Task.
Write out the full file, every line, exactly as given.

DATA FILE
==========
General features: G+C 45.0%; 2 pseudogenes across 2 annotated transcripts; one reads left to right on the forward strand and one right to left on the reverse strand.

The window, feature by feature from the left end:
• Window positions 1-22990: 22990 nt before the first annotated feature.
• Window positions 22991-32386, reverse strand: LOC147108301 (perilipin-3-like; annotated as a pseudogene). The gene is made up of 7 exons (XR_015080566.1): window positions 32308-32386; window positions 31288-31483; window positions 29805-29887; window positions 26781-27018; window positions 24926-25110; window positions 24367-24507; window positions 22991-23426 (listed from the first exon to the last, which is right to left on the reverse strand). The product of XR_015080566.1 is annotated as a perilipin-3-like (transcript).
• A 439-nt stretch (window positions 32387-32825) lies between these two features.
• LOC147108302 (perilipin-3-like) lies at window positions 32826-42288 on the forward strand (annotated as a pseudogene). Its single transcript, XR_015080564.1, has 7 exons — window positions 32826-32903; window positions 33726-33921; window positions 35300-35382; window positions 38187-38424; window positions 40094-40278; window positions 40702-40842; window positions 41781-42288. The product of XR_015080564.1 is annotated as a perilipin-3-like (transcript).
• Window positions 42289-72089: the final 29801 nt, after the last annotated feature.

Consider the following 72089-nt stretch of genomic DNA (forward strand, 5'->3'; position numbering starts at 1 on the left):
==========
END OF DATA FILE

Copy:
General features: G+C 45.0%; 2 pseudogenes across 2 annotated transcripts; one reads left to right on the forward strand and one right to left on the reverse strand.

The window, feature by feature from the left end:
• Window positions 1-22990: 22990 nt before the first annotated feature.
• Window positions 22991-32386, reverse strand: LOC147108301 (perilipin-3-like; annotated as a pseudogene). The gene is made up of 7 exons (XR_015080566.1): window positions 32308-32386; window positions 31288-31483; window positions 29805-29887; window positions 26781-27018; window positions 24926-25110; window positions 24367-24507; window positions 22991-23426 (listed from the first exon to the last, which is right to left on the reverse strand). The product of XR_015080566.1 is annotated as a perilipin-3-like (transcript).
• A 439-nt stretch (window positions 32387-32825) lies between these two features.
• LOC147108302 (perilipin-3-like) lies at window positions 32826-42288 on the forward strand (annotated as a pseudogene). Its single transcript, XR_015080564.1, has 7 exons — window positions 32826-32903; window positions 33726-33921; window positions 35300-35382; window positions 38187-38424; window positions 40094-40278; window positions 40702-40842; window positions 41781-42288. The product of XR_015080564.1 is annotated as a perilipin-3-like (transcript).
• Window positions 42289-72089: the final 29801 nt, after the last annotated feature.

Consider the following 72089-nt stretch of genomic DNA (forward strand, 5'->3'; position numbering starts at 1 on the left):